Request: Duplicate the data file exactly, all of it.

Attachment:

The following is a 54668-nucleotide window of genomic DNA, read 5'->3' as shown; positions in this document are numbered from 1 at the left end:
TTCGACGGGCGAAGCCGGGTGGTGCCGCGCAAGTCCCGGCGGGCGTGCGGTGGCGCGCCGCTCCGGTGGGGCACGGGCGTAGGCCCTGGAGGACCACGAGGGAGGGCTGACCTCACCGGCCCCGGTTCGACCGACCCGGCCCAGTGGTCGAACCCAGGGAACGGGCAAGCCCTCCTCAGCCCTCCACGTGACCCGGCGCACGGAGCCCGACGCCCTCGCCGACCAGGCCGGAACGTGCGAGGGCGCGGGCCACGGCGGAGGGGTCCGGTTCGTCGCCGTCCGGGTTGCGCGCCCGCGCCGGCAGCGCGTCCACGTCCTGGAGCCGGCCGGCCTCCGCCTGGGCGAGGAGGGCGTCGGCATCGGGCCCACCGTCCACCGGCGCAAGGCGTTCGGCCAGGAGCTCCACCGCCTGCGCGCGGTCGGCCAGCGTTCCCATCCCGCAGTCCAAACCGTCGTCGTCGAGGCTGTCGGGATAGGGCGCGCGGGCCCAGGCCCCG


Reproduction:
The following is a 54668-nucleotide window of genomic DNA, read 5'->3' as shown; positions in this document are numbered from 1 at the left end:
TTCGACGGGCGAAGCCGGGTGGTGCCGCGCAAGTCCCGGCGGGCGTGCGGTGGCGCGCCGCTCCGGTGGGGCACGGGCGTAGGCCCTGGAGGACCACGAGGGAGGGCTGACCTCACCGGCCCCGGTTCGACCGACCCGGCCCAGTGGTCGAACCCAGGGAACGGGCAAGCCCTCCTCAGCCCTCCACGTGACCCGGCGCACGGAGCCCGACGCCCTCGCCGACCAGGCCGGAACGTGCGAGGGCGCGGGCCACGGCGGAGGGGTCCGGTTCGTCGCCGTCCGGGTTGCGCGCCCGCGCCGGCAGCGCGTCCACGTCCTGGAGCCGGCCGGCCTCCGCCTGGGCGAGGAGGGCGTCGGCATCGGGCCCACCGTCCACCGGCGCAAGGCGTTCGGCCAGGAGCTCCACCGCCTGCGCGCGGTCGGCCAGCGTTCCCATCCCGCAGTCCAAACCGTCGTCGTCGAGGCTGTCGGGATAGGGCGCGCGGGCCCAGGCCCCG